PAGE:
“Francine Prose is a world-class
satirist who’s also a world-class storyteller.”—Russell Banks
Francine Prose captures contemporary America at its
most hilarious and dreadful in My New American Life, a darkly humorous
novel of mismatched aspirations, Albanian gangsters, and the ever-elusive
American dream. Following her New York Times bestselling novels Blue
Angel and A Changed Man, Prose delivers the darkly humorous story
of Lula, a twenty-something Albanian immigrant trying to find stability and
comfort in New York City in the charged aftermath of 9/11. Set at the front
lines of a cultural war between idealism and cynicism, inalienable rights and
implacable Homeland Security measures, My New American Life is a moving
and sardonic journey alongside a cast of characters exploring what it means to
Lula, a twenty-six-year-old Albanian woman living surreptitiously in New York City on an expiring tourist visa, hopes to make a better life for herself in America. When she lands a job as caretaker to Zeke, a rebellious high school senior in suburban New Jersey, it seems that the security, comfort, and happiness of the American dream may finally be within reach. Her new boss, Mister Stanley, an idealistic college professor turned Wall Street executive, assumes that Lula is a destitute refugee of the Balkan wars. He enlists his childhood friend Don Settebello, a hotshot lawyer who prides himself on defending political underdogs, to straighten out Lula's legal situation. In true American fashion, everyone gets what he wants and feels good about it.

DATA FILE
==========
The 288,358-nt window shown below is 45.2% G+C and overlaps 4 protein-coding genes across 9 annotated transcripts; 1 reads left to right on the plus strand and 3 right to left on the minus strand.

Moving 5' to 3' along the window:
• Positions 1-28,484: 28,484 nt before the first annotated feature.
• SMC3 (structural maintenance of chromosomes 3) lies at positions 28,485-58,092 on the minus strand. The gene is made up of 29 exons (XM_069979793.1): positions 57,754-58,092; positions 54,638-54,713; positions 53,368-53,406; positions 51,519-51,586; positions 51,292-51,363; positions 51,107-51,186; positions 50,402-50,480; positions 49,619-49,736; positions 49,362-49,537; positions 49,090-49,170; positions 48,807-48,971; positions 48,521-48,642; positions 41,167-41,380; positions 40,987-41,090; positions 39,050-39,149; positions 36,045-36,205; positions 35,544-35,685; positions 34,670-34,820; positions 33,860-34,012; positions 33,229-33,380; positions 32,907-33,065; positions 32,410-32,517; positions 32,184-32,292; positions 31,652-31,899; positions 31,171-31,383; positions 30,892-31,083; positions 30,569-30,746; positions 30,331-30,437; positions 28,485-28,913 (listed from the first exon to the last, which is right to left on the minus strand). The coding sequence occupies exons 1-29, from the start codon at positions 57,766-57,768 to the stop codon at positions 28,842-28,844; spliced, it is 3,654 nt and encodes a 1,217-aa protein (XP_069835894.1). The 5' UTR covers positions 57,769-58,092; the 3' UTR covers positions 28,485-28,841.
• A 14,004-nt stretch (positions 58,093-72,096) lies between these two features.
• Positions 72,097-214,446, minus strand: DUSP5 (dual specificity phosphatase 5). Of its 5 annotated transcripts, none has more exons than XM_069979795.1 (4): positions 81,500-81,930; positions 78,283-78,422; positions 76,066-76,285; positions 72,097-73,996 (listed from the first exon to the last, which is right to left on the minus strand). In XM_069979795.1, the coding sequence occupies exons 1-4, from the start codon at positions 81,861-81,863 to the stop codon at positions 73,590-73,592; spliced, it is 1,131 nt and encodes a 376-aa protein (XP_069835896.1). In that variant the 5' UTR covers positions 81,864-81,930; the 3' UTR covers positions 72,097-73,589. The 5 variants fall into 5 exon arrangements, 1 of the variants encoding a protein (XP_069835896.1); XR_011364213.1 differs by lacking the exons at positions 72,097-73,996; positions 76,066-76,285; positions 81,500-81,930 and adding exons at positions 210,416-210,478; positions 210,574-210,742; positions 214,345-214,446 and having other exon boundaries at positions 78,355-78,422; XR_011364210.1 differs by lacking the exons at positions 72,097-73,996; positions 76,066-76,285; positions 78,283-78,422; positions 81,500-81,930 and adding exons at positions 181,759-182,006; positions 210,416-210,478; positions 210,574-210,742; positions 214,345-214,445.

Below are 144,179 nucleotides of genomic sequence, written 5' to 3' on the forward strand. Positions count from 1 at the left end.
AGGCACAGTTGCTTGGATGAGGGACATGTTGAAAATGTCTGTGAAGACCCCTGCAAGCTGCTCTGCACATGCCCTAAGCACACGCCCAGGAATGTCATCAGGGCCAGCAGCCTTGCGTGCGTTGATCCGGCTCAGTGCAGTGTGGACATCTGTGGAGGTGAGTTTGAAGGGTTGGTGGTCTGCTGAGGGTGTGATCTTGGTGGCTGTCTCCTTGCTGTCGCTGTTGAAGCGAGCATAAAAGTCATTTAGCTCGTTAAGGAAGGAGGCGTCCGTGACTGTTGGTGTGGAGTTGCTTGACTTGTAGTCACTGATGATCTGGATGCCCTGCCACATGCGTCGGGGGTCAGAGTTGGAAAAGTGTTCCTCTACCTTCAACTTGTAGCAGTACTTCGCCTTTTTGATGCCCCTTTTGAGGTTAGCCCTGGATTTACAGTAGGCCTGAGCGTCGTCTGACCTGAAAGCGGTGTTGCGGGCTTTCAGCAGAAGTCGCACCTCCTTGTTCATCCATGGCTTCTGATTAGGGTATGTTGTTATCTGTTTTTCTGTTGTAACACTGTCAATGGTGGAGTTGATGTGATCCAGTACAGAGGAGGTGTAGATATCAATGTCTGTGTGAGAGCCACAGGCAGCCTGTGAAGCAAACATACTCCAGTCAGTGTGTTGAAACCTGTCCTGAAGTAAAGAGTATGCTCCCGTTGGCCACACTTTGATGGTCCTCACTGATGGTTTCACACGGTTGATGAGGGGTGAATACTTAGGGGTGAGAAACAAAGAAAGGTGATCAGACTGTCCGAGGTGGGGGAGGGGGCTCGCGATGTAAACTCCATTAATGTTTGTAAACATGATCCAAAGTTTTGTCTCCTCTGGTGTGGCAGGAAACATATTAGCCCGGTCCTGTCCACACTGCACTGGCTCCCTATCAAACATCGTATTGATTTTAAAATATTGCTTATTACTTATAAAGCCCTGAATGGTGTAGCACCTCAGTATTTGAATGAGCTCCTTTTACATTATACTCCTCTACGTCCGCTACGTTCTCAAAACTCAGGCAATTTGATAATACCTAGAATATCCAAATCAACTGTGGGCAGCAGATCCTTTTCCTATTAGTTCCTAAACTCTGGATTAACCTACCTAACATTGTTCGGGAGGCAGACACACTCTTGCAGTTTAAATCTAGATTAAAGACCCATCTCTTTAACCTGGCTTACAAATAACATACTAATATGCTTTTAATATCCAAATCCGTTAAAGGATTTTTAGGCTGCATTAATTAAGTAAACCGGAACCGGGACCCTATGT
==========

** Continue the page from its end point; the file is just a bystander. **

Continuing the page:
But things take a more sinister turn when Lula's Albanian "brothers" show up in a brand-new black Lexus SUV. Hoodie, Leather Jacket, and the Cute One remind her that all Albanians are family, but what they ask of her is no small favor. Lula's new American life suddenly becomes more complicated as she struggles to find her footing as a stranger in a strange new land. Is it possible that her new American life is not so different from her old Albanian one?
Set in the aftermath of 9/11, My New American Life offers a vivid, darkly humorous, bitingly real portrait of a particular moment in history, when a nation's dreams and ideals gave way to a culture of cynicism, lies, and fear. Beneath its high comic surface, the novel is a more serious consideration of immigration, of what it was like to live through the Bush-Cheney years, and of what it means to be an American.
Critical Praise for
My New American Life
“An illuminating and ultimately upbeat look at America’s immigrant situation that all fiction readers will enjoy.”
Barbara Hoffert, Library Journal
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Changed Man, A
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